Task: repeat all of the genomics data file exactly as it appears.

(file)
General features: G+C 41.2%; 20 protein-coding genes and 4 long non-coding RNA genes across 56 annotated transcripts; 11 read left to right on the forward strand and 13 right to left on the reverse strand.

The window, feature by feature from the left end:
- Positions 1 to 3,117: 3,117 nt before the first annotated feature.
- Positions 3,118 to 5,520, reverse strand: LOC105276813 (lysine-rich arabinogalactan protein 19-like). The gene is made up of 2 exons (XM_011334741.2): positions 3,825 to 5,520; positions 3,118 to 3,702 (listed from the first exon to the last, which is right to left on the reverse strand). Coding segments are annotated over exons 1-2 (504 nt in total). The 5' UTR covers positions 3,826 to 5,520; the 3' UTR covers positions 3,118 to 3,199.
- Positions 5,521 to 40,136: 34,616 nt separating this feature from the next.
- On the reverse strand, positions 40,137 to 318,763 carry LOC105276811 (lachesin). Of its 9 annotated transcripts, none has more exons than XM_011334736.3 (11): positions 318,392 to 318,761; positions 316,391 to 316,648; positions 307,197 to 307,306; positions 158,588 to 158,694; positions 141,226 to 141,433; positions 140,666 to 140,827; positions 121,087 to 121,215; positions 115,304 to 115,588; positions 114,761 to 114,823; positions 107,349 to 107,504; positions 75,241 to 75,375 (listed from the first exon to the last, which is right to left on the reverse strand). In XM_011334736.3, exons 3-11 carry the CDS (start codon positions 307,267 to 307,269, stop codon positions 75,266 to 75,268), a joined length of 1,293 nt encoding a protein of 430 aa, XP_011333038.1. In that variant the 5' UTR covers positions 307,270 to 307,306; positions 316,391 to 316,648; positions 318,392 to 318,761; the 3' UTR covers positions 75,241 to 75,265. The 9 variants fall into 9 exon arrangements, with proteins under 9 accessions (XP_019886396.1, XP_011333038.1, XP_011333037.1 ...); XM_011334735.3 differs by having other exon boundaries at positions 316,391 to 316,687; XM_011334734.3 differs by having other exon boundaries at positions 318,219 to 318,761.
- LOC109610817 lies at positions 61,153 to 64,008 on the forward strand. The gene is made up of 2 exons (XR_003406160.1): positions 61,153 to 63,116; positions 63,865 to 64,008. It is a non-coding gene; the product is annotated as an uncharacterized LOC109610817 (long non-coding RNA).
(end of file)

General features: G+C 41.2%; 20 protein-coding genes and 4 long non-coding RNA genes across 56 annotated transcripts; 11 read left to right on the forward strand and 13 right to left on the reverse strand.

The window, feature by feature from the left end:
- Positions 1 to 3,117: 3,117 nt before the first annotated feature.
- Positions 3,118 to 5,520, reverse strand: LOC105276813 (lysine-rich arabinogalactan protein 19-like). The gene is made up of 2 exons (XM_011334741.2): positions 3,825 to 5,520; positions 3,118 to 3,702 (listed from the first exon to the last, which is right to left on the reverse strand). Coding segments are annotated over exons 1-2 (504 nt in total). The 5' UTR covers positions 3,826 to 5,520; the 3' UTR covers positions 3,118 to 3,199.
- Positions 5,521 to 40,136: 34,616 nt separating this feature from the next.
- On the reverse strand, positions 40,137 to 318,763 carry LOC105276811 (lachesin). Of its 9 annotated transcripts, none has more exons than XM_011334736.3 (11): positions 318,392 to 318,761; positions 316,391 to 316,648; positions 307,197 to 307,306; positions 158,588 to 158,694; positions 141,226 to 141,433; positions 140,666 to 140,827; positions 121,087 to 121,215; positions 115,304 to 115,588; positions 114,761 to 114,823; positions 107,349 to 107,504; positions 75,241 to 75,375 (listed from the first exon to the last, which is right to left on the reverse strand). In XM_011334736.3, exons 3-11 carry the CDS (start codon positions 307,267 to 307,269, stop codon positions 75,266 to 75,268), a joined length of 1,293 nt encoding a protein of 430 aa, XP_011333038.1. In that variant the 5' UTR covers positions 307,270 to 307,306; positions 316,391 to 316,648; positions 318,392 to 318,761; the 3' UTR covers positions 75,241 to 75,265. The 9 variants fall into 9 exon arrangements, with proteins under 9 accessions (XP_019886396.1, XP_011333038.1, XP_011333037.1 ...); XM_011334735.3 differs by having other exon boundaries at positions 316,391 to 316,687; XM_011334734.3 differs by having other exon boundaries at positions 318,219 to 318,761.
- LOC109610817 lies at positions 61,153 to 64,008 on the forward strand. The gene is made up of 2 exons (XR_003406160.1): positions 61,153 to 63,116; positions 63,865 to 64,008. It is a non-coding gene; the product is annotated as an uncharacterized LOC109610817 (long non-coding RNA).